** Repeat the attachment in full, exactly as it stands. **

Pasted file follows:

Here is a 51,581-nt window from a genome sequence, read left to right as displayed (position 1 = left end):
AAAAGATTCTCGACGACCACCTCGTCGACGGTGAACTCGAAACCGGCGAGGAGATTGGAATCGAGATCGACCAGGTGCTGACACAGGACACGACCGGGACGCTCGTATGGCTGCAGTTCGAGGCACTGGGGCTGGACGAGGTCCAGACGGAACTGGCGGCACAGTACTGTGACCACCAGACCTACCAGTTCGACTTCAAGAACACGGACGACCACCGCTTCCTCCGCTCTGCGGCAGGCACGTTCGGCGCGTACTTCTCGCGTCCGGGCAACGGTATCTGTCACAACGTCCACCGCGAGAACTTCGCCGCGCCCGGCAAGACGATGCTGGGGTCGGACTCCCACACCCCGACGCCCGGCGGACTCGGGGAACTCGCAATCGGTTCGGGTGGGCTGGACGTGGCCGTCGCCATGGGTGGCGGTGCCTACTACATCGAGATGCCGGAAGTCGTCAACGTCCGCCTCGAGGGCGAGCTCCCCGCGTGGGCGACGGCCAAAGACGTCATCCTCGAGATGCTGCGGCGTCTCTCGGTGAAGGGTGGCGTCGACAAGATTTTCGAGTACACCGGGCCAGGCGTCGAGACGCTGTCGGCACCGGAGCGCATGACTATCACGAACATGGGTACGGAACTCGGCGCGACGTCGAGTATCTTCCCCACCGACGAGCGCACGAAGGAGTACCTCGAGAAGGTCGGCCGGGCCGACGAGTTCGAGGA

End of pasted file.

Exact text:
Here is a 51,581-nt window from a genome sequence, read left to right as displayed (position 1 = left end):
AAAAGATTCTCGACGACCACCTCGTCGACGGTGAACTCGAAACCGGCGAGGAGATTGGAATCGAGATCGACCAGGTGCTGACACAGGACACGACCGGGACGCTCGTATGGCTGCAGTTCGAGGCACTGGGGCTGGACGAGGTCCAGACGGAACTGGCGGCACAGTACTGTGACCACCAGACCTACCAGTTCGACTTCAAGAACACGGACGACCACCGCTTCCTCCGCTCTGCGGCAGGCACGTTCGGCGCGTACTTCTCGCGTCCGGGCAACGGTATCTGTCACAACGTCCACCGCGAGAACTTCGCCGCGCCCGGCAAGACGATGCTGGGGTCGGACTCCCACACCCCGACGCCCGGCGGACTCGGGGAACTCGCAATCGGTTCGGGTGGGCTGGACGTGGCCGTCGCCATGGGTGGCGGTGCCTACTACATCGAGATGCCGGAAGTCGTCAACGTCCGCCTCGAGGGCGAGCTCCCCGCGTGGGCGACGGCCAAAGACGTCATCCTCGAGATGCTGCGGCGTCTCTCGGTGAAGGGTGGCGTCGACAAGATTTTCGAGTACACCGGGCCAGGCGTCGAGACGCTGTCGGCACCGGAGCGCATGACTATCACGAACATGGGTACGGAACTCGGCGCGACGTCGAGTATCTTCCCCACCGACGAGCGCACGAAGGAGTACCTCGAGAAGGTCGGCCGGGCCGACGAGTTCGAGGA